Pros and Cons of Centralized Pumping

Monday, May 22, 2017

With a ground source heat pump system (as with anything else), the designer must strike the right balance between installation and operating costs. This is true of all aspects of design, but is especially true of the interior piping design as well as the pump layout and selection. Even with the best design, the efficiency gains from a GSHP system can be completely erased by poor piping and pumping design (due to excessive head loss, oversized pumps, improper control, etc.).

While there are many options with respect to pumping system layout and design, they generally fall into one of two categories: centralized or distributed. While there are merits to both approaches, the process of finding the best choice for your application starts with an evaluation of the the project.

Centralized Pumping Basics

A centralized system will use one or more pumps at a central location to induce flow through the loopfield and then distribute it to the units scattered throughout the building, as shown in the illustration.

For large systems that fall in this category, variable speed control is common (and may even be required)1.

In general terms, the use of a centralized pump will be well-suited for a building with a small footprint where the interior piping can easily be connected to the GSHP units that are scattered throughout2. Centralized pumping may also be ideal for applications with significant load diversity where ‘load sharing’ principles can be used to reduce overall loopfield requirements3.

To determine whether this design approach is the best choice for your system, start by estimating the installation and operating costs and then comparing them to a distributed pumping approach. Next, take a full accounting of the pros and cons of centralized pumping, a few of which are as follows:


  • Large pumps generally have better overall efficiency values than the smaller pumps used in distributed arrangements.
  • When required, maintenance is performed at the central pumping station (located in the mechanical room or dedicated pump house) which provides adequate access and minimal disturbance to the rest of the building.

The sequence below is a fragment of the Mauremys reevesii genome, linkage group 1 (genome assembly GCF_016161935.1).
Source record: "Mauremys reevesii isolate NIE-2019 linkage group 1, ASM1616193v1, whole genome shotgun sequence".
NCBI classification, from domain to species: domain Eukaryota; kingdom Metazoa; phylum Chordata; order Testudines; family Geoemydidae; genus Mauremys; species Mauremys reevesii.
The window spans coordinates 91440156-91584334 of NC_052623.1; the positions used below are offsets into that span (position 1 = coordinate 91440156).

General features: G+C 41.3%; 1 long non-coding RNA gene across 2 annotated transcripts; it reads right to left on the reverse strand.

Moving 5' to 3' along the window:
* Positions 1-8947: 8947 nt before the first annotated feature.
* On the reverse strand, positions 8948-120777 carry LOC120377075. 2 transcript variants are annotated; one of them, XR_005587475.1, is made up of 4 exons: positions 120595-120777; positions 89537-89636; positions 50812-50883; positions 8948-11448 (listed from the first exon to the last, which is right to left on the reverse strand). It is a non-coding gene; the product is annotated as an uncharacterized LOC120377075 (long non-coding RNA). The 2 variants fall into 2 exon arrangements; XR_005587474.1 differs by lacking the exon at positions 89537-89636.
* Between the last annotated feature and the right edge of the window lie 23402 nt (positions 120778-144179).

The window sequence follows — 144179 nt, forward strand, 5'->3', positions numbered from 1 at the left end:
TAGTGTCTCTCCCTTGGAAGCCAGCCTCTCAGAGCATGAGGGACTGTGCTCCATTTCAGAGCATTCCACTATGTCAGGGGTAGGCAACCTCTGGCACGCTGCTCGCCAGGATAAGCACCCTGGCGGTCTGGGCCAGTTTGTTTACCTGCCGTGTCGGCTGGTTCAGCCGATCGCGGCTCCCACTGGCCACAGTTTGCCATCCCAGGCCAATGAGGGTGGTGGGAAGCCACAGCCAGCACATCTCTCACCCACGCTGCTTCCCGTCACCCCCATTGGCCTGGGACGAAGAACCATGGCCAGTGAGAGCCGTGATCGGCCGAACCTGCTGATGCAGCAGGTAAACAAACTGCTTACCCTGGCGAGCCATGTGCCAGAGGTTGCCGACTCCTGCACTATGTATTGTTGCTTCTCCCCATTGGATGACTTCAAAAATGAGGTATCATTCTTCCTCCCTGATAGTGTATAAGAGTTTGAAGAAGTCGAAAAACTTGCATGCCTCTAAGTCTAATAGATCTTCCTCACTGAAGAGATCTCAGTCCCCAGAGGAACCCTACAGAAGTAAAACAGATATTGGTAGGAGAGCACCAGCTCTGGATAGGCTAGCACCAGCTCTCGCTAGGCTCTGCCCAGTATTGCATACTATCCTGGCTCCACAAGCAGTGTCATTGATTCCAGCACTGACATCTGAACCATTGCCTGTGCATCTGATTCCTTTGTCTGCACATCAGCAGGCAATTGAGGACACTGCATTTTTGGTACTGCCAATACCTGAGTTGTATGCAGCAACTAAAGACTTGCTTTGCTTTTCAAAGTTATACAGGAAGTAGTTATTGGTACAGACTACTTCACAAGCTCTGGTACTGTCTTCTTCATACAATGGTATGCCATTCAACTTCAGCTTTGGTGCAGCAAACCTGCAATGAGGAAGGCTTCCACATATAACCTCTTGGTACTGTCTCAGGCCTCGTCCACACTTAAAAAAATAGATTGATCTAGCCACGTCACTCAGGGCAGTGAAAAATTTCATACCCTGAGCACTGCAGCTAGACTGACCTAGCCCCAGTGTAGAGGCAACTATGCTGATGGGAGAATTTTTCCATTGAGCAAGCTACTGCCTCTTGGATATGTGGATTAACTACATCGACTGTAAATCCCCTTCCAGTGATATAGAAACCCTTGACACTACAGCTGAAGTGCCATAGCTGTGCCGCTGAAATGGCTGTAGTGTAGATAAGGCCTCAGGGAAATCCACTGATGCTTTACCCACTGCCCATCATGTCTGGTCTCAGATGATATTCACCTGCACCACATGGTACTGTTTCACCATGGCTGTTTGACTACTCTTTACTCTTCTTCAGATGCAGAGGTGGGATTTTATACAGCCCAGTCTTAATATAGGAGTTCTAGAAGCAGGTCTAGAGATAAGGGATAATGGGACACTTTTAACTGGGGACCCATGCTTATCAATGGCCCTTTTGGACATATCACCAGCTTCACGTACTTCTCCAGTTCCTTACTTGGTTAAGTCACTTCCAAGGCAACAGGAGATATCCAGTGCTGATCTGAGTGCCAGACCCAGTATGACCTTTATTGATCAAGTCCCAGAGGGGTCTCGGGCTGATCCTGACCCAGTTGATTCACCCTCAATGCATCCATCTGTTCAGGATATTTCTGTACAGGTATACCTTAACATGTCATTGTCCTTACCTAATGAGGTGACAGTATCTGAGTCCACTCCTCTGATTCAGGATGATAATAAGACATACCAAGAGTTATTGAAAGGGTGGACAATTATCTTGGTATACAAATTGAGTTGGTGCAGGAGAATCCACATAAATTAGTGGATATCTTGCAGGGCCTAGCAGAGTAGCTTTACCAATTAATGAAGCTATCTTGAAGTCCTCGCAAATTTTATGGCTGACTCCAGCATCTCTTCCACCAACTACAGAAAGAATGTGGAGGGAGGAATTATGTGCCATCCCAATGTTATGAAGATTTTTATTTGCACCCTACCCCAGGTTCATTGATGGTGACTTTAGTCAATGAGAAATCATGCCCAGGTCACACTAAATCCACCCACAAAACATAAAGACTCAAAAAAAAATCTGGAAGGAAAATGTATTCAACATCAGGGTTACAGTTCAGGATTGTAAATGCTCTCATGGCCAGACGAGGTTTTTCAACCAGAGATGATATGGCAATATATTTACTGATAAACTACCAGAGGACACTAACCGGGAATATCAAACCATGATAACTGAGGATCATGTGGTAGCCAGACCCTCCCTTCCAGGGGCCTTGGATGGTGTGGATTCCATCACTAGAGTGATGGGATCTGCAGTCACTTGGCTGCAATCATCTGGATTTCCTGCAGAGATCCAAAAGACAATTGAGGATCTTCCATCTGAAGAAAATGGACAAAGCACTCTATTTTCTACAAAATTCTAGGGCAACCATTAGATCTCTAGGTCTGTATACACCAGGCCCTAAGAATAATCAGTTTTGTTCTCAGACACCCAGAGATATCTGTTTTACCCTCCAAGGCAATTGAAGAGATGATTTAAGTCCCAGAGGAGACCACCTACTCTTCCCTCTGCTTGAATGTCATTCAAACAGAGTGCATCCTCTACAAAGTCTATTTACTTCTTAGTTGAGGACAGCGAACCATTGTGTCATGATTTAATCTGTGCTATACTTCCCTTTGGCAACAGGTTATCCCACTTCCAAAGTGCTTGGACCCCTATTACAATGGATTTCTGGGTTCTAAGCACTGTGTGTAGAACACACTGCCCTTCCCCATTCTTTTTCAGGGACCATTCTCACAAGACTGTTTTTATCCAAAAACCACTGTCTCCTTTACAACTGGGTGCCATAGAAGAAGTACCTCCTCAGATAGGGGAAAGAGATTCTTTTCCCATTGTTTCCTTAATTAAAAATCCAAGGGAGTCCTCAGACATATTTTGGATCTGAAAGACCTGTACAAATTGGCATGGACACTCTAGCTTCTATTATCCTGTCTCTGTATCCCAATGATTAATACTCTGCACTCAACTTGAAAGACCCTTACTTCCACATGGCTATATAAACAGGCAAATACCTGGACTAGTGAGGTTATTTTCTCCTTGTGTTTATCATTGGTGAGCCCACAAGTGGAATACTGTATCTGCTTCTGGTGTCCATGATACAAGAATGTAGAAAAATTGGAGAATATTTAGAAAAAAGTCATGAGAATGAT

• Maintenance costs and personnel requirements are generally the lowest with this approach.


  • A large interior piping loop must be used to connect all of the GSHP units to the central circulating pump, which requires proper design, increases complexity, requires the use of larger pipe sizes and drives up installation cost.
  • VFD flow control can be complicated and central systems must be balanced for proper operation4.
  • Failure or shutdown of the pumping system will cause the entire system to be down.

Best Suited For:

  • Buildings with small footprints and/or significant load diversity2.

Additional Notes:

  • To avoid system shutdown due to failure or routine maintenance, redundancy with a standby pump (in parallel with the main pump) is recommended. With redundant pumps, duty cycling is important to help with pump longevity and to even out service life expectancy.
  • When variable speed control is required, flow control measures (such as zone valves and pressure sensors) are necessary.
  • With variable speed control, the pressure drop in the distribution piping should be kept low. Additionally, the system should be balanced during startup to ensure proper control can be achieved.
  • Variable speed pumps should be designed to never operate below 25% of design flowrate to ensure that the motor and VFD efficiencies remain relatively high. For most GSHP systems, a large percentage of operating hours for the year will be at the lower end of the flowrate (idle or with 20% to 40% of GSHP units operating).

In a large GSHP system, a centralized pumping solution may be beneficial because of the low number of pumps required along with their central placement (which comes in handy when maintenance is required). But the system designer must select a pump that meets pressure and flow requirements while also providing economical operation, which can be tricky at part load conditions.

Because of the increased complexity of system design and control, as well as the lower limit on flow with variable speed equipment, it may be worth looking at the Pros and Cons of Distributed Pumping (article coming soon) to see if it is a better fit for your application and more importantly, a better fit for your customer.


  1. Per ASHRAE 90.1 (2016), “Hydronic heat pumps and water-cooled unitary air conditioners having a total pump system power exceeding 5 hp shall have controls and/or devices (such as variable-speed control) that will result in pump motor demand of no more than 30% of design wattage at 50% of design water flow.”
  2. Refer to Chapter 6 in Geothermal Heating and Cooling: Design of Ground-Source Heat Pump Systems (Kavanaugh and Rafferty, 2014).
  3. LoopLink PRO can be used determine how much ground loop reduction is possible with load sharing principles for a given system.
  4. A recent GSHP field study indicated that less than 10% of the ground-loop variable speed pumps with differential pressure transducer control were operating as intended due to faulty controls or had pumps large enough to provide near full-load flow rate at minimum motor speed (Kavanaugh 2012).

Geothermal Loops: 5 Reasons for using HDPE & PEXa

Tuesday, May 16, 2017

With so many available options, why has the geothermal heat pump industry gravitated toward exclusively using polyethylene (PE) - specifically HDPE and PEXa - for ground loop construction, especially considering it is one of the most insulative piping materials available?

Aside from the fact that PE piping accounts for a tiny fraction of the overall thermal resistance in a loopfield1, it offers a lot more benefits than deficits.